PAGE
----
For the beginning genealogist, census records are a great place to start. You can track down names, locations, household members and even occupations of your ancestors. But be warned! Information provided varies depending on the census year; the questions became more specific and detailed as time went by. For example, if your ancestor was a child in 1840, you will not be able to find his name because enumerators only collected the names of heads of households. Everyone else was a tick mark. It wasn’t until 1850 that names and ages were provided for everyone in the household, and relationships among individuals weren’t provided until 1880. So how do you know which census collected what? At the Mocavo website, clicking on a Census year will bring up the available search fields for that decade’s census. As you can see, there is a huge difference between information collected in 1790







and 1930.









Mocavo, like other genealogy websites, will search all available census data for you. This includes schedules from 1790-1940, the latter being the most recent census year available. They do not provide information on the 1890 census, because almost all of that data was tragically lost in a fire. Read about how the records were destroyed here.

Ancestry.com, one of the online genealogy giants, is working to help researchers fill in the gaps left by the fire. Read about their project here.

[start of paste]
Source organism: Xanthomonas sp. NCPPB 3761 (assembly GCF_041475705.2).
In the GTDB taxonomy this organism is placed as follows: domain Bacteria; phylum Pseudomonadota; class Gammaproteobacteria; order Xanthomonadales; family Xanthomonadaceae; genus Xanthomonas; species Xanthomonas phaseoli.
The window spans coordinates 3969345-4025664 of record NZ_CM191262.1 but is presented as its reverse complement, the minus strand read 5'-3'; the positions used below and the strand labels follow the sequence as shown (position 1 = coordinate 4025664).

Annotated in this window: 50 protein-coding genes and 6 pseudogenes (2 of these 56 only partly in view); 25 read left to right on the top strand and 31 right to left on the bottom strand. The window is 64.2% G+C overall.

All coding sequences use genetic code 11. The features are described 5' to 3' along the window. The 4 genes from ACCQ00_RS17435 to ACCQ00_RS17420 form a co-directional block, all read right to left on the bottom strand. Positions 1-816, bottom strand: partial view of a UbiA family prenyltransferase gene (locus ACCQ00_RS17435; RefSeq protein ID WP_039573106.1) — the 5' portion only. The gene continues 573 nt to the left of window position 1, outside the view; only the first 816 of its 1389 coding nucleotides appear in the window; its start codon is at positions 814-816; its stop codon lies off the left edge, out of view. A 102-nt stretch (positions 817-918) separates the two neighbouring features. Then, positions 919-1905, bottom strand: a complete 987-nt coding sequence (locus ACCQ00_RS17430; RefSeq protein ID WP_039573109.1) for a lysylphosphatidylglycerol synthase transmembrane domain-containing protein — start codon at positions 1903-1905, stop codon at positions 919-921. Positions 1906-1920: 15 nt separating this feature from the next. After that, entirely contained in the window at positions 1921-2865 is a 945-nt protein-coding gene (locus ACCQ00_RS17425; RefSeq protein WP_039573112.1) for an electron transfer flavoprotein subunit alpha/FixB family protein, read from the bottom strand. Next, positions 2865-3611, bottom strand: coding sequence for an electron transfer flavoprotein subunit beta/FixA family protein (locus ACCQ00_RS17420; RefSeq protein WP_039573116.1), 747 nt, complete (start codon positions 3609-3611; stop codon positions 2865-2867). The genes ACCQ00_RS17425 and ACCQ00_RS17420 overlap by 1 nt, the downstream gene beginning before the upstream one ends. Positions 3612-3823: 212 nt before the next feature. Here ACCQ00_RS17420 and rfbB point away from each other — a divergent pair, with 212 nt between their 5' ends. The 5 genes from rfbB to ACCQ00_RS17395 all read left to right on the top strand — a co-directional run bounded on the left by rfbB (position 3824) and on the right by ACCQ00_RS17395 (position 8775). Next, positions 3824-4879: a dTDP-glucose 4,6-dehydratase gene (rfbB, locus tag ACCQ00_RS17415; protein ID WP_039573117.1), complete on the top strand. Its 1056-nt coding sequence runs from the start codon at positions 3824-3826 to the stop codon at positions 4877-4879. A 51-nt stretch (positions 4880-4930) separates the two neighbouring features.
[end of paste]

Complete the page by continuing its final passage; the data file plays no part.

If you are studying genealogy in the 21st century, you can hardly avoid the amazing (and often overwhelming) information that can be found on the internet. But you may be stymied by a site asking you to buy a subscription, or a database that is only available on site at a university or a library. Take heart! Now there is Mocavo, a place to search census records and many other databases (newspapers, directories, yearbooks, histories, etc) online FOR FREE from your own home computer.

I had to try it out and see how it compared with Ancestry’s census search. It was just as easy to find my grandmother in the 1930 census at both sites. While Mocavo has a searchable, sortable index linked to the image of the actual record, they didn’t index the “occupation” field. But seeing how Ancestry.com indexed my great-grandfather’s occupation as “bris driver” (instead of “bus driver”), maybe we’re not missing much. I like that I can view the index and original record on the same page at Mocavo, and let’s face it, any site that allows me to conduct free research at home in my jammies gets my vote.

I recommend Mocavo to anyone looking for census records and other genealogical information, but even though you can do this at home, don’t forget that we librarians are still here to help you when you have trouble. So come on in to Dover Public Library if you get stuck. Bring your laptop and your genealogy questions, all we ask is that you get dressed first.


– Claire Kandle

Local History & Genealogy Librarian

Book Review: Seveneves by Neal Stephenson

9780062190376_custom-42f6c3328b92479b12e3bf53414b289e60372453-s200-c85“The moon blew up without warning and with no apparent reason.”